The ABA’s MOCA Minute pilot was so successful that ABA has announced that it will replace its current every 10-year Part 3 MOC exam in general anesthesiology with an expanded MOCA Minute pilot as part of their redesigned MOCA program (i.e., MOCA 2.0). Their diplomates will be required to answer 30 questions per quarter (120 questions per year). MOCA 2.0 will be “summative,” meaning that a pass/fail decision is made based on the diplomate’s answer pattern over time. Physicians will know how they are performing relative to the board’s standard. Those approaching the minimum standard will receive an alert and have the opportunity to improve their performance. Compared to the every 10-year exam, this approach offers the possibility of greater validity, because the assessment sample is significantly larger as the number of questions answered one at a time over a 10 year period is more than the 200 questions in a single high stakes secure exam. It also provides an earlier alert to significant knowledge gaps, which should benefit the diplomate and offer greater assurance to the public.
The ABP’s Plans
The ABP is planning to conduct its own pilot study and will be developing a version of MOCA. I need to stress immediately that it is a pilot for MOC only. No changes are planned for the initial certifying exam. The pilot will start with the General Pediatrics MOC exam and participation in the pilot will be voluntary. We will collect feedback from multiple sources, including diplomate and public reaction to judge the success of the pilot. (Our pilot is part of an American Board of Medical Specialties study that several other boards are participating in.)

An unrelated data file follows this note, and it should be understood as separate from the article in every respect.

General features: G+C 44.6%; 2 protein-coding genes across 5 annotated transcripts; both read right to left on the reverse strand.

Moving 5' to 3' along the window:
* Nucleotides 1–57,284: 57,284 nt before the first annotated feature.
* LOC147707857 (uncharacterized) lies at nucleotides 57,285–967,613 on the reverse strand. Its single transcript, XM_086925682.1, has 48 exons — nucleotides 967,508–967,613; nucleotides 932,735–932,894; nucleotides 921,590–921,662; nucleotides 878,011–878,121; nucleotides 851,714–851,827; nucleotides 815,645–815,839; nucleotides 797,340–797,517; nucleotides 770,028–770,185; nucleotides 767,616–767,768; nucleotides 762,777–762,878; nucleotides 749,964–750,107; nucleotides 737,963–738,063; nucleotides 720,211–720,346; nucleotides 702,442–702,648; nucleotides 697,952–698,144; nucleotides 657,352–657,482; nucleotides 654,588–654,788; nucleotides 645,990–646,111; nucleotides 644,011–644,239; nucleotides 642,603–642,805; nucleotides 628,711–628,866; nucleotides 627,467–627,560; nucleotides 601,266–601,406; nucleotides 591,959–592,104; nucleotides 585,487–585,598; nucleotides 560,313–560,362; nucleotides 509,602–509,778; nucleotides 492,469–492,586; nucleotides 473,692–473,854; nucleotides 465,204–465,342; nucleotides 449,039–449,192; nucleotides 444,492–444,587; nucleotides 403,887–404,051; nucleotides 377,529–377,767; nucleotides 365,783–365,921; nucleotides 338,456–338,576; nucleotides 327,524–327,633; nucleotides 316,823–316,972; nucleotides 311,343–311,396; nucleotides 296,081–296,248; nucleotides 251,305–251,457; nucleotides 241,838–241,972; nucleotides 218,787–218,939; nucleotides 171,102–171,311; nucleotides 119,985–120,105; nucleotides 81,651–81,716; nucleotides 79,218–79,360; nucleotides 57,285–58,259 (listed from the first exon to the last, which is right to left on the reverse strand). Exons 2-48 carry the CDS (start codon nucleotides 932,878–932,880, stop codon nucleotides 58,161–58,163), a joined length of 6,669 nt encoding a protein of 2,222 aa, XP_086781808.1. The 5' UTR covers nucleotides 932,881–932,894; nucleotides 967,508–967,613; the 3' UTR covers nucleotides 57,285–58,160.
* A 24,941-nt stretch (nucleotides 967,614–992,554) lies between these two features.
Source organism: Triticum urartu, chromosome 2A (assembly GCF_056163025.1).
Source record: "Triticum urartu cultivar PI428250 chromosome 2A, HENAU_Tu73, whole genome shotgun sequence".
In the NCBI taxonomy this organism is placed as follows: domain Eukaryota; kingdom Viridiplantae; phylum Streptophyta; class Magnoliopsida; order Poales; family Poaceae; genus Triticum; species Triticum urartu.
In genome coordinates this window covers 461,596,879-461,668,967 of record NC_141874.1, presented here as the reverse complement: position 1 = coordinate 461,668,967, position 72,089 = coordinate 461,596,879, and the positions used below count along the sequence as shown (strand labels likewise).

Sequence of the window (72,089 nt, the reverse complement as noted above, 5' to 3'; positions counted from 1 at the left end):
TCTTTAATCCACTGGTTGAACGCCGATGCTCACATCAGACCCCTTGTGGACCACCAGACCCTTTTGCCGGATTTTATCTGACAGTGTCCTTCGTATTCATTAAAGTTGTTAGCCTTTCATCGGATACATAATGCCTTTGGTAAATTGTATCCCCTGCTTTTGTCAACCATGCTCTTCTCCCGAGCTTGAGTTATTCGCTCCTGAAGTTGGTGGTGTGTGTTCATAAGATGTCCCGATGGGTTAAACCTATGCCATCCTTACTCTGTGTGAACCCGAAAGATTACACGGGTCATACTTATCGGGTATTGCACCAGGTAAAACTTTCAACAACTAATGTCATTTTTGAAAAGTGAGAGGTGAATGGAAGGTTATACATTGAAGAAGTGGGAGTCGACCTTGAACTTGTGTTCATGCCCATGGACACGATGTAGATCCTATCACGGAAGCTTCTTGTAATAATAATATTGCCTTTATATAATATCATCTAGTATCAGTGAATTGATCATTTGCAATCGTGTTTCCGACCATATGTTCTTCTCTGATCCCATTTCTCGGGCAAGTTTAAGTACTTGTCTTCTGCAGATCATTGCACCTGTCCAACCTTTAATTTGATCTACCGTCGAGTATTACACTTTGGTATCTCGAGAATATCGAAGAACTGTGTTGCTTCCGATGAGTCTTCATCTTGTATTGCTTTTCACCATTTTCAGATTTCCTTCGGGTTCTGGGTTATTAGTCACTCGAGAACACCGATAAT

A great deal of planning will be needed to launch the pilot no later than January 2017. We will do extensive listening and field-testing before launching the pilot, but here are some provisional features (which may change):
- Diplomates will establish a practice profile when registering for MOCA, so that the content can be weighted to suit the type of practice.
- Diplomates may receive 1-3 multiple choice questions per week.
- The amount of time allowed for the answer may vary depending on the complexity of the question.